The employee value proposition (EVP) gets to the heart of why anyone, in a competitive labor market, would decide to work at your organization above others. An EVP is traditionally understood as asking, why should I apply for this job? What makes them better than anywhere else? There are many criteria people use to think through these questions: concrete rewards (good wages and benefits), opportunities for advancement, fitting people into ideal roles, and a brand that someone can be proud to work for.
All of that seems easy enough, but why can it be hard to accomplish in practice? There is currently a worldwide talent shortage because of skills not catching up with technology, and lack of applicants in markets that, before the pandemic, were nearing full employment. These are challenges that no business can fix on their own. Common advice is that one should be clear, consistent, and value-driven in branding – nowadays, that goes without saying. There are other things worth keeping in the back of your mind when hiring employees and expanding to new applicants.
Move beyond the tagline.
There are great companies out there, but their workplace culture can’t be reduced to inspirational sentences. Dell may tell you “You thrive, We thrive,” GE may say “Imagination at work,” and Southwest Airlines may say “Welcome on board the flight of your life,” and those are probably true to how the companies see themselves and take on new projects. But how do these mantras stack up to more bread-and-butter questions like, “what is their pay?” “what would I be working on every day?” or “are the people there fostering a good culture?”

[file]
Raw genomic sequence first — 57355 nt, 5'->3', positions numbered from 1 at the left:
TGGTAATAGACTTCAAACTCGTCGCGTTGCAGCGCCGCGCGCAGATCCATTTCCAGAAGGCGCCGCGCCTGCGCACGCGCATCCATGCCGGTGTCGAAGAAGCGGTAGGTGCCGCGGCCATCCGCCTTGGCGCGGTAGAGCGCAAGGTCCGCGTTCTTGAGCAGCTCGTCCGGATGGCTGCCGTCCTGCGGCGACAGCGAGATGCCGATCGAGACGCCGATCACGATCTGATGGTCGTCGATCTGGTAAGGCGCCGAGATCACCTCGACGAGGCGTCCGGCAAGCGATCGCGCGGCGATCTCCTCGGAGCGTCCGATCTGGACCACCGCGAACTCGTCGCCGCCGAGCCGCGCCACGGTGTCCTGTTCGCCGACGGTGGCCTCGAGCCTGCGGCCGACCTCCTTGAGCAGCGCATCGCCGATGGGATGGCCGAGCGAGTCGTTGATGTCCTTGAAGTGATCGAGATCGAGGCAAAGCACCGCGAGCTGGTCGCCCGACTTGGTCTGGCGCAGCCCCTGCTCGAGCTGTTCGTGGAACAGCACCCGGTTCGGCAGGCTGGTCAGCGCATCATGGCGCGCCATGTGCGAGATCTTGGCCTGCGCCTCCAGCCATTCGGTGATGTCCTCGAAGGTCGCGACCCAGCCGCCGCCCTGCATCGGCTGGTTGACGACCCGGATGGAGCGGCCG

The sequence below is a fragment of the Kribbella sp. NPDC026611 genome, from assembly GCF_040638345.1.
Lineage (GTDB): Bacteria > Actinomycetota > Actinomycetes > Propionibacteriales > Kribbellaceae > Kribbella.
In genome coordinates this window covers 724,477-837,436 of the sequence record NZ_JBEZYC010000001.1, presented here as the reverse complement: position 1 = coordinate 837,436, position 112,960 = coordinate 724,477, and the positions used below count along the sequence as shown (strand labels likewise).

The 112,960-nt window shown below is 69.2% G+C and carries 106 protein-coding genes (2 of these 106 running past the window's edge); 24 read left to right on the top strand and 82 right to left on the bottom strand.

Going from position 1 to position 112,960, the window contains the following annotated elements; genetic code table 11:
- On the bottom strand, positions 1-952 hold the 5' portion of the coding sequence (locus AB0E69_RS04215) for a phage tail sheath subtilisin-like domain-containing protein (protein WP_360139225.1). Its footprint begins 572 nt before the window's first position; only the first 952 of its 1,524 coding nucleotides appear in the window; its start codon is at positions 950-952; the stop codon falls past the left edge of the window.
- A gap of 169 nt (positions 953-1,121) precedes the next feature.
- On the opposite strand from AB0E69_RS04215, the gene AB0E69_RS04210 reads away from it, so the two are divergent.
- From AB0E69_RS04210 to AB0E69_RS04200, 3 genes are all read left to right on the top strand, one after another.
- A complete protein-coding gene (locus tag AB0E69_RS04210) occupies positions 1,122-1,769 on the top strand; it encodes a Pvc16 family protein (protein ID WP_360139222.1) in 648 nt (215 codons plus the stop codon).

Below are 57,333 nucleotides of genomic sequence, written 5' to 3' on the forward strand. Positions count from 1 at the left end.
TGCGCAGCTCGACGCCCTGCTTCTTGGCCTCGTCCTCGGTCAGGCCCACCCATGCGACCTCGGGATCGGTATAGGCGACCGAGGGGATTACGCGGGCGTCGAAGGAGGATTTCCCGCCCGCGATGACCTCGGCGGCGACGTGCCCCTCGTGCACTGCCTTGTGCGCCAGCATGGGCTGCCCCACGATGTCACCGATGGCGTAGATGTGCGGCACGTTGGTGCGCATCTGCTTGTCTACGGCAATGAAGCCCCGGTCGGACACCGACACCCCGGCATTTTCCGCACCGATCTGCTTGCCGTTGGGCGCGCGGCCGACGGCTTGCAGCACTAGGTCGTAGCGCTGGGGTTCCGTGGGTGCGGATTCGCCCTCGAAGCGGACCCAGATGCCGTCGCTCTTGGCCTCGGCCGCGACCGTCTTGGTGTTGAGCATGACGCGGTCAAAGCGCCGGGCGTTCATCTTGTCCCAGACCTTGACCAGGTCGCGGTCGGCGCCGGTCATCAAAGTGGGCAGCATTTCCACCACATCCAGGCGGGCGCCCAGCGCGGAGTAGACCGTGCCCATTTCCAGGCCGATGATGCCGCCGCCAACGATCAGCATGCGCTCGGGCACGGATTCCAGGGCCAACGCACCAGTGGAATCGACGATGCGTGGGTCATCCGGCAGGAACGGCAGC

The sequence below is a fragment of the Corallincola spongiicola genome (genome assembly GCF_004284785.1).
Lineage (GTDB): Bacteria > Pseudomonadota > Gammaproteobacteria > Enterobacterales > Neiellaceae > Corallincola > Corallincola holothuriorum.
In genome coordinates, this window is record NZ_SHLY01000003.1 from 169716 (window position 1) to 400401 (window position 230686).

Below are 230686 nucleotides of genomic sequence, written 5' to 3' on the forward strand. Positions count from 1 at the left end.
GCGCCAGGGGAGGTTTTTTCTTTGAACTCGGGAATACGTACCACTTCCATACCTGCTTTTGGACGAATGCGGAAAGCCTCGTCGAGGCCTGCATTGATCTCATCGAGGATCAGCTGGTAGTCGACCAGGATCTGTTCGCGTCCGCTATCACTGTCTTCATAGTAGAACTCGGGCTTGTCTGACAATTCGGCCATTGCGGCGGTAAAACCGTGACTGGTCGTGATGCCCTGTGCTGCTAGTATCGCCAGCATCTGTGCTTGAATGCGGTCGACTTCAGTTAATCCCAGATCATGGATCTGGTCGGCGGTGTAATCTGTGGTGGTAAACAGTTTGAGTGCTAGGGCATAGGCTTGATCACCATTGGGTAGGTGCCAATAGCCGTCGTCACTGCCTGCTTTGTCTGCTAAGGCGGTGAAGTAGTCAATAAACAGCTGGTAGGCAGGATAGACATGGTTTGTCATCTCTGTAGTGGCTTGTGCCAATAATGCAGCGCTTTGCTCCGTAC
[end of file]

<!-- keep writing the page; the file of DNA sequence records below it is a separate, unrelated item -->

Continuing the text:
Make honest assessments that go beyond surveys.
The regular questionnaires for employees to fill out may seem like the quickest or easiest way to get a read on the company climate, but the questions might be too broad or the answers non-descript. Whether employees are unsure how things could improve, are fearful of being too honest, or think that their legitimate complaints won’t be well-received, surveys will have gaps. Instead, the entire chain of management has to figure out, from the outside-looking-in, whether the daily workday would appeal to them if they started over again. Your chain-of-command has people who have long tenures at the company; do they notice any shifts in the culture of the company, for better or worse? The main question to ask, once you put yourself in the shoes of a potential applicant, is this: looking at your everyday operations, what stands out to you? This reflective process should absolutely include employee input, but you should take advantage of the position you have to step back and look at the whole.
Get recent hires involved in interviewing and recruiting new applicants
They could be incentivized by additional hourly pay for reviewing applications, taking interviews, and answering questions about the company. The newest employees you have will have the most direct experience with the current job market, and can speak to what was attractive about the excellent business they now work for! This is akin to having college students give tours, as they have the first-hand experience that enables them to field questions with a balance of unvarnished truth and effective branding.
Successful businesses know that their EVP is what sets them apart, but that’s also because the proposition is more than a slogan, a mission statement, or a benefits package. If your company offers the work that people want to center their daily lives around, you will be ahead of the curve when the economy recovers.